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Day 14

Scripture to meditate on:
“Mortals, born of woman,
    are of few days and full of trouble.
They spring up like flowers and wither away;
    like fleeting shadows, they do not endure.
Do you fix your eye on them?
    Will you bring them before you for judgment?
Who can bring what is pure from the impure?
    No one!
A person’s days are determined;
    you have decreed the number of his months
    and have set limits he cannot exceed.
So look away from him and let him alone,
    till he has put in his time like a hired laborer.

“At least there is hope for a tree:
    If it is cut down, it will sprout again,
    and its new shoots will not fail.
Its roots may grow old in the ground
    and its stump die in the soil,
yet at the scent of water it will bud
    and put forth shoots like a plant.
But a man dies and is laid low;
    he breathes his last and is no more.
As the water of a lake dries up
    or a riverbed becomes parched and dry,
so he lies down and does not rise;
    till the heavens are no more, people will not awake
    or be roused from their sleep.

“If only you would hide me in the grave
    and conceal me till your anger has passed!
If only you would set me a time
    and then remember me!
If someone dies, will they live again?
    All the days of my hard service
    I will wait for my renewal to come.
You will call and I will answer you;
    you will long for the creature your hands have made.
Surely then you will count my steps
    but not keep track of my sin.
My offenses will be sealed up in a bag;
    you will cover over my sin.

“But as a mountain erodes and crumbles
    and as a rock is moved from its place,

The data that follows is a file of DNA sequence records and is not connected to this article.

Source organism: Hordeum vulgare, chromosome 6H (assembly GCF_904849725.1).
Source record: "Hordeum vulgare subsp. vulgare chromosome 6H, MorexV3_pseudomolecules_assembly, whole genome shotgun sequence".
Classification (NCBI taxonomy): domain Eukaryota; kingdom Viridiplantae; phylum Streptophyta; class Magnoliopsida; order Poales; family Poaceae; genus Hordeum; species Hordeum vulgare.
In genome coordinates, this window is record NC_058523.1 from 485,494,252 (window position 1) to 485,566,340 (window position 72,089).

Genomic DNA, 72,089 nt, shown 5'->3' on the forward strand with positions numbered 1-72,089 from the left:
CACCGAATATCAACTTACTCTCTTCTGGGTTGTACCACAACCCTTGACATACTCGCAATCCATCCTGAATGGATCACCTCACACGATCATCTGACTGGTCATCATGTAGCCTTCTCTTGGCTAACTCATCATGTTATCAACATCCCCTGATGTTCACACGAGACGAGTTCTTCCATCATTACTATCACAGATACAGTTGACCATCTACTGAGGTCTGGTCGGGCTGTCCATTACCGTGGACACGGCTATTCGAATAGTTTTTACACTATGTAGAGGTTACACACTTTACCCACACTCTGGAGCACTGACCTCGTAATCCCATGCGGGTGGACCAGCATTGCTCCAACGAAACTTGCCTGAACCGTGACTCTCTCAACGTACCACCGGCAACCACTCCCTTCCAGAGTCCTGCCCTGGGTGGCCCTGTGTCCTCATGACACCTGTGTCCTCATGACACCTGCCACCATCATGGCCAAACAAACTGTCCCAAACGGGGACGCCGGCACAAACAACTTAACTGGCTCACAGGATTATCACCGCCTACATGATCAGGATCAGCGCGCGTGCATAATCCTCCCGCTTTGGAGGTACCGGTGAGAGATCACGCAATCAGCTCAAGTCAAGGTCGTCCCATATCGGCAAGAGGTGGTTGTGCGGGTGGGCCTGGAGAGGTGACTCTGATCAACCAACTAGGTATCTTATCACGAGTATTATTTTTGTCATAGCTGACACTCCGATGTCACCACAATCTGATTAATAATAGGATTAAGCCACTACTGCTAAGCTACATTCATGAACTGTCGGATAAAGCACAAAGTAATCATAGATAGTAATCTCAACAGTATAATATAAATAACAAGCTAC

as water wears away stones
    and torrents wash away the soil,
    so you destroy a person’s hope.
You overpower them once for all, and they are gone;
    you change their countenance and send them away.
If their children are honored, they do not know it;
    if their offspring are brought low, they do not see it.
They feel but the pain of their own bodies
    and mourn only for themselves.” – Job 14

Thankfully, most of us will never experience the suffering of Job. Nevertheless all of us will experience pain and hardship. That’s just part of the human condition this side of Heaven.

In our reading today, Job asks the question we might all well ask; Why? Why is life short and troubled? Why is death the inevitable end of life?

For the answer to this question we must return to the early chapters of Genesis and witness the rebellion of Adam and Eve in the Garden of Eden. In this story, the primal couple, and by extension the rest of us, attempt to replace God’s sovereignty with their own. Just as Adam and Eve ate from the tree of good and evil, we are also guilty of trying to define our own moral standards. This is the birth of sin that ultimately leads to death. This is also part of the human condition.

So why is Job suffering? Because of sin.

But isn’t that what his friends have been telling him all along? Not exactly.

The book of Job makes it very clear that Job is “innocent and virtuous, fearing God and turning away from sin” (1:1 and elsewhere). We lose our way in this discussion if we ever forget that Job is not personally responsible for his suffering.

On the other hand, the Apostle Paul makes clear, there would be no suffering and death apart from sin. (Please take a moment to read Romans 5:12 – 21 to better understand this concept.)

What the story of Job is attempting to dislodge is the idea that suffering and pain are the direct result of our own personal sin. If we are able to grasp the message in this difficult book it should develop in us greater compassion for the poor, sick or depressed by teaching us that the question “what did they do to deserve this?” is unwarranted.

Key Verse:
“Surely then you will count my steps, but not keep track of my sin.” – Job 14:16

Questions to ponder:

  • Why do you think God allows suffering?
  • What do you think God would like to say to you about your specific challenges?
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